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Last May saw the UK mark its first ever Firefighters’ Memorial Day to commemorate the bravery and sacrifice of those who lost their lives in the line of duty. Thousands of firefighters, bereaved families, supporters and well-wishers observed one minute’s silence at midday at fire stations. There was an outpouring of support on social media, with many users changing their profile picture to the FBU memorial badge and sharing pictures of memorial events.
This year the Firefighters Memorial Trust, supported by the FBU, is hoping for even more activity to commemorate the 2,524 members of the fire and rescue service who have died while protecting the public.

The day means a lot to the loved ones of fallen firefighters. Dave Faust’s son, Billy, lost his life alongside colleague Adam Meere tackling a fire in Bethnal Green, East London in 2004. He says the day brings much comfort to his family. It means an awful lot to us to know the union and fire brigades are remembering the people they have lost, he says. It is a really, really great thing not only for families but for the firefighters themselves and the service.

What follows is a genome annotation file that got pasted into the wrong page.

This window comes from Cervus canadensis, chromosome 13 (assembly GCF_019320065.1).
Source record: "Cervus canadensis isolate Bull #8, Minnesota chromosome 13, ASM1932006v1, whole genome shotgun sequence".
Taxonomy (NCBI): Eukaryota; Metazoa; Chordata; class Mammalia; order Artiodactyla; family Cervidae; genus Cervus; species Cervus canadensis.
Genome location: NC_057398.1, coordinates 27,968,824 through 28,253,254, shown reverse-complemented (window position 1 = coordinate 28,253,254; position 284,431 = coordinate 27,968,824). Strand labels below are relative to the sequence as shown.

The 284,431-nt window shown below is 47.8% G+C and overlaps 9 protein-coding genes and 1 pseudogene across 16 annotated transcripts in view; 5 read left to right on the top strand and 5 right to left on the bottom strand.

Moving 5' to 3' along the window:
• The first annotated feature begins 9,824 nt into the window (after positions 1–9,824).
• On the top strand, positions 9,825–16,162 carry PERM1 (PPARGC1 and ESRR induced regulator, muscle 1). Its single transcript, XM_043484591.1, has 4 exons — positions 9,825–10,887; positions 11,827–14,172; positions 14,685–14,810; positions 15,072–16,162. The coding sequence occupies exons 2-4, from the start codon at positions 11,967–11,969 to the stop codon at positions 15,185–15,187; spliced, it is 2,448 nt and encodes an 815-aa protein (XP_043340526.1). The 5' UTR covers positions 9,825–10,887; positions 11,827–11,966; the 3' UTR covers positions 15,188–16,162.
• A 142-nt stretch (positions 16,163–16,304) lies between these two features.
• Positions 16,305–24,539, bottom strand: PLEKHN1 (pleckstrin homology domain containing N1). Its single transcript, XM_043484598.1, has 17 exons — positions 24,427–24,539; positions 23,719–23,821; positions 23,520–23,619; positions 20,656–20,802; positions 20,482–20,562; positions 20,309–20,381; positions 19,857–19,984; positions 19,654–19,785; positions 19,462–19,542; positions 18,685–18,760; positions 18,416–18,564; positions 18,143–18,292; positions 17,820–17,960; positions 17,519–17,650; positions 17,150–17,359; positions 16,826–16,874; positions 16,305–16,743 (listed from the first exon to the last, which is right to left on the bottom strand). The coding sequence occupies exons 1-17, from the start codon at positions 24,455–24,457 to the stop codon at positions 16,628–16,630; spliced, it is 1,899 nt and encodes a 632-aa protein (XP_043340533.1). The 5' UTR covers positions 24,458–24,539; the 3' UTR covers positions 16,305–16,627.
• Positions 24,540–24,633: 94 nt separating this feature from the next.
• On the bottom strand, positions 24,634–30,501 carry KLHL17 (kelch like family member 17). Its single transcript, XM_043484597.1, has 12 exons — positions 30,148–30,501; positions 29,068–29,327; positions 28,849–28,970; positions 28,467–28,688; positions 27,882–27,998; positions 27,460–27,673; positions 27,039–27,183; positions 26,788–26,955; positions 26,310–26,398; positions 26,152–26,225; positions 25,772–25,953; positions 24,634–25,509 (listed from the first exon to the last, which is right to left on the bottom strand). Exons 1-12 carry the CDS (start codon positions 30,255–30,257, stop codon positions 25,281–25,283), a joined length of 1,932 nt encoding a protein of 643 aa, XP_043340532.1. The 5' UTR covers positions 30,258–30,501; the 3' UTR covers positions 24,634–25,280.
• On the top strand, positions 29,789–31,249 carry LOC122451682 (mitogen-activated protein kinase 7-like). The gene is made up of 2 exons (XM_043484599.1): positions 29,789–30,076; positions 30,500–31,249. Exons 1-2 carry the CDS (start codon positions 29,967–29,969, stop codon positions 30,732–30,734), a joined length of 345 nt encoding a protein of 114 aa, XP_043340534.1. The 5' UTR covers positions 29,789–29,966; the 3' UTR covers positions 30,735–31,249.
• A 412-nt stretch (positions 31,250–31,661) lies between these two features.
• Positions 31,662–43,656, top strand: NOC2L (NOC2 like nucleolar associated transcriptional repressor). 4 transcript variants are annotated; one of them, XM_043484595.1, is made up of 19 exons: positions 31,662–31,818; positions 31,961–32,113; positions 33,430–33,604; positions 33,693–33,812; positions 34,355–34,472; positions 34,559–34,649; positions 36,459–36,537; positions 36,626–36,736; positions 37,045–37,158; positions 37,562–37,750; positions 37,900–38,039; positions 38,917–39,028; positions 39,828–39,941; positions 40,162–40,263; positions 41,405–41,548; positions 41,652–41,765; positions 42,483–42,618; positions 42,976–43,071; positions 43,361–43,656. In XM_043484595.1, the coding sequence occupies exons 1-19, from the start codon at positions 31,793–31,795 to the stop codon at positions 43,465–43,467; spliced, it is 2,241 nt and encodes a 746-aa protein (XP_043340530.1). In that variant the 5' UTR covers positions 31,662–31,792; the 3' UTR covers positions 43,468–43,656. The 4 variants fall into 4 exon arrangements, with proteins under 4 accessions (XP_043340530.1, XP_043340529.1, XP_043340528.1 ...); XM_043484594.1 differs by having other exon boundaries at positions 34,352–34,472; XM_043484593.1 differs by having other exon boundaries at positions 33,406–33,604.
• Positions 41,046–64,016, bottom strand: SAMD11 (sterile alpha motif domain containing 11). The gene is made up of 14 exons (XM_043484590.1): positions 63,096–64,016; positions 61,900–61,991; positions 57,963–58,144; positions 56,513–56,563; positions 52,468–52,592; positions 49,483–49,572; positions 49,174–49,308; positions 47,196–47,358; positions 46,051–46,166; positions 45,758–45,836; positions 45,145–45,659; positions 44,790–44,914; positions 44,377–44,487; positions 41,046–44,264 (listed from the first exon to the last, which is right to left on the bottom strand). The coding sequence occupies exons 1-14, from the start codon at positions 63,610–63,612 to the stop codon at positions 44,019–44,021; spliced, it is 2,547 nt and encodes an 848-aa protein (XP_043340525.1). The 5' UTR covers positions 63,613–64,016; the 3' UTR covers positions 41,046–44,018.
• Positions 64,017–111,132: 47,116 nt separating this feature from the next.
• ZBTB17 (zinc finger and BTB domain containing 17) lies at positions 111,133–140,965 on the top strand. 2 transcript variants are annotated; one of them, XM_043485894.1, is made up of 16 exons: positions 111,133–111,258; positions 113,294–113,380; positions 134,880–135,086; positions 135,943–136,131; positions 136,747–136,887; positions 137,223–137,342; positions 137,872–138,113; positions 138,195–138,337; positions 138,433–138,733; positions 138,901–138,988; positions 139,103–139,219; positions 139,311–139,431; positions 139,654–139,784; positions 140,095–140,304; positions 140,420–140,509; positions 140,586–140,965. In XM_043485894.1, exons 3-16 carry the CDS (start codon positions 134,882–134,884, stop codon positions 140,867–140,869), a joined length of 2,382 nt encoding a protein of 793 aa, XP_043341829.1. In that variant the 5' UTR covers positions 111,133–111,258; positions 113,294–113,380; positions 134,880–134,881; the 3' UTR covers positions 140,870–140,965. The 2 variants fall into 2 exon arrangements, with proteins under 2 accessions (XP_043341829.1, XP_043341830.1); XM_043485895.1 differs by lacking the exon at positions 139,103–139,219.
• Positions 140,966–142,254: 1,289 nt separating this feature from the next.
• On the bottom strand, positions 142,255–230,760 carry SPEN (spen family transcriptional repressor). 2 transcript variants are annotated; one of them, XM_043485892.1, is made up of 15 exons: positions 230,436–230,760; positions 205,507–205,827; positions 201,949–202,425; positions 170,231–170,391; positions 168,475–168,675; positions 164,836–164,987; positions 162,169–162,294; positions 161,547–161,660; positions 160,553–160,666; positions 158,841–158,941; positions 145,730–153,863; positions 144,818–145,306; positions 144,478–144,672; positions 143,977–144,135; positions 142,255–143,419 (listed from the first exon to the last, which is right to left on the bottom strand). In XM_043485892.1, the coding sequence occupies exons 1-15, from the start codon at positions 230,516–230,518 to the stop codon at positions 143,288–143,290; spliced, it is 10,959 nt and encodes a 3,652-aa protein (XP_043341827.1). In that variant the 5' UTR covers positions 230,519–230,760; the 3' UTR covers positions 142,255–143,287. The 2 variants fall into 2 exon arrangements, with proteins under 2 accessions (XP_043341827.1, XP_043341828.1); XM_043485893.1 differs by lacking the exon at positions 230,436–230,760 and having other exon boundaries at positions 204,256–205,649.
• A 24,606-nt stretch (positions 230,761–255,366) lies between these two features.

Let’s make this year’s Firefighters’ Memorial Day one to remember. Here are some ideas on how to mark the day.
Write to your MP asking them to sign EDM 1115 – Firefighters’ Memorial Day, 4 May 2018. It calls for all Parliamentarians to attend their nearest fire station and take part in the minute’s silence at midday. Find all the resources you need to do this here.
A video promoting this year’s memorial day has been put together and members are asked to share it with family and friends through social media.
To mark this year’s Memorial Day, every member has received a newly designed FBU memorial lapel. These are for members to wear in respectful remembrance of fallen comrades. The badge was sent out with the most recent edition of Firefighter magazine.
100 years of the Fire Brigades Union tells the story of the FBU from its inception in 1918 up to the present day and illustrates how the union and firefighting have changed over 10 decades. The film has already been shown at events in London, Bristol and Glasgow and the union is urging members to organise further screenings across the country. Register your interest in organising a showing of the film here.
This year, a number of fire services will organise open days at stations with a one-minute silence as the centrepiece. An important aspect of the day is to enable local communities to honour their firefighters. Getting members of the public, as well as retired and off-duty firefighters, along to local fire stations for the midday silence is a wonderful way to mark the day.

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